But he is beginning to realize this fact. He is realizing it slowly, and with many backslidings, but progress is being made. He is now organized, in many thousands of villages, in little coöperative or mutual groups for the control of rural credit, improvement of agriculture, better breeding of cattle, and even the reform of his social customs in respect of expenditure and sanitation. The government assists the new development with all its power, but if the peasant is driven, he will not permanently maintain the higher level of practice. Only what he does himself will be permanently done. He must learn how to learn. A real interest in government lies far ahead. The village is still the world to many peasants, and though the ancient council of elders, so often pictured as the parliament of a Golden Age, was probably as uneven in its justice as any other primitive institution, it really meant government to the people of ancient India, and its reconstitution in a modern form would do more to create Home Rule in the peasant's eyes than the most grandiose of national assemblies. Village councils or "panchayats" have been brought into existence in the majority of Indian provinces, and function with varying success. They dispose of petty civil and criminal cases, and have the power to levy a local tax for sanitation, lighting, or road maintenance. Taxation, however, is unpopular and is seldom imposed. Even the county or town authorities (district boards and municipal councils) which for fifty years have been endeavoring to teach the principles of local government, undertake fewer duties and raise lower taxes than advanced countries. A comparison by a rural economist of Kanatalapalhi village in Madras with Torre San Patrizio in Italy showed that the total of local rates in the former amounted to $80 and in the latter to $3,000. Similarly, Major Jack found the rates of a Bengal village to be 8 cents per head while those of a Japanese village were $3 per head. Local government in India, then, is modest in its enterprises. Schools, hospitals and metalled roads are fewer in proportion to the population than in Europe or America, because the peasant does not yet recognize the advantage of taxing himself to obtain them. His reluctance is due to his ignorance and poverty, neither of which can be removed except by means of these same instruments with which he will not equip himself. There is thus a vicious circle, which cannot well be broken at one point, but only contracted by patient pressure from all the forces of enlightenment.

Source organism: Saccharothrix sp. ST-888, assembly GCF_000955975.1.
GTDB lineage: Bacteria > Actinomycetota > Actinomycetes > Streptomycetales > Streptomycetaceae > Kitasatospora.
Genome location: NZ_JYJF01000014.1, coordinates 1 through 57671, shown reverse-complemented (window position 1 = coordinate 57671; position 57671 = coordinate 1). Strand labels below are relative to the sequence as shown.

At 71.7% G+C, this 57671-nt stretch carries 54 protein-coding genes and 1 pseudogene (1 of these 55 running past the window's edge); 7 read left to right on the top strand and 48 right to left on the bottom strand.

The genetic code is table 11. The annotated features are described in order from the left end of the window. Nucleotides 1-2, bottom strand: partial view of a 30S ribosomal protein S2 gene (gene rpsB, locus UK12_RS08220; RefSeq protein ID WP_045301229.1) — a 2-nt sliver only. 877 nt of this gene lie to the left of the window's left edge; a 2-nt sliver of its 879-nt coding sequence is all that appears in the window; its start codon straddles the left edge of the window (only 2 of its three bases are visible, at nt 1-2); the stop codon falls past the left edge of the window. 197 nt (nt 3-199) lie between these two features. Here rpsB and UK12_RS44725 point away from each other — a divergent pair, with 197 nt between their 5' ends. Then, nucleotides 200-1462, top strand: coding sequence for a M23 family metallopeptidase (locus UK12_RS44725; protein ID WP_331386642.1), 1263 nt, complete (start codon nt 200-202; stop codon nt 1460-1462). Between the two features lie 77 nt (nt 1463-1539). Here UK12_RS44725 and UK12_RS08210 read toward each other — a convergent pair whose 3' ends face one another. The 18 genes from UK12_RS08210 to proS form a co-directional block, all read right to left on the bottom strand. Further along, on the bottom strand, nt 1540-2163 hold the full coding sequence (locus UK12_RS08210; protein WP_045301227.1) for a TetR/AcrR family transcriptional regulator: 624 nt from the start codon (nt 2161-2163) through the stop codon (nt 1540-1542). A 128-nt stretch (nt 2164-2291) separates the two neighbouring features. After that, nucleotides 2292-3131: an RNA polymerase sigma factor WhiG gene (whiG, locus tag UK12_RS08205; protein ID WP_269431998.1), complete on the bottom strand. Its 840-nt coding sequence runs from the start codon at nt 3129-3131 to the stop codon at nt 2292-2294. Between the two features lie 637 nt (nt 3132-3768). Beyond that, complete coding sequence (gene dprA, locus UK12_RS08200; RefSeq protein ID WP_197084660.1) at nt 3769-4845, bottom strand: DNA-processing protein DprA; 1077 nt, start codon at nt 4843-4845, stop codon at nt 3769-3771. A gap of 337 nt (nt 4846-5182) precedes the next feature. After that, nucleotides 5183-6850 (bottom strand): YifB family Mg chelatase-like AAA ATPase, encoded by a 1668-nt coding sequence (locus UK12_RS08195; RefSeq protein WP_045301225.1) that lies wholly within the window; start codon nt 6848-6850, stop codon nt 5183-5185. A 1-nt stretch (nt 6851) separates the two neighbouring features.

Nationalism is always shortsighted, having narrowed its gaze to a single goal of ambition. In Egypt, China and India alike the enthusiast shouts for freedom, too often postponing the battle against internal evils until the foreign question has been settled. The danger is that when the national leaders are victorious, and their country is in their hands, they may find it impossible to apply to their own backward people the democratic or parliamentary principles which they themselves genuinely admire. They are thus compelled to establish an oligarchy which it is difficult for mortal men afterwards to relinquish. India will be confronted with that obstacle. The peasant feels a strong interest in village affairs and a mild concern at the proceedings of the county body, but pays very little attention to provincial and national councils except when his own taxation or the rival claims of religions come under discussion. The former at least is a good basis for political thought, but insufficient for national purposes. A country must be governed, even when it is self-governing, and at the present moment the villager tends to look on government as an automatic business in the hands of remote persons with whom he need not interfere except on the two occasions described. The budget of a Nationalist financier, deprived of the land tax, the salt duty, and the liquor excise, will be a brilliant study in high tariffs, since no practicable reduction of the army or of the pay of officials can make up the deficit. And since the importation and consumption of luxuries is not enough to yield a large customs revenue (in addition to the 30 percent duty already paid), the high tariff must be laid on articles of general consumption and will be paid by the villager! When the villager realizes this, he will understand his part in government.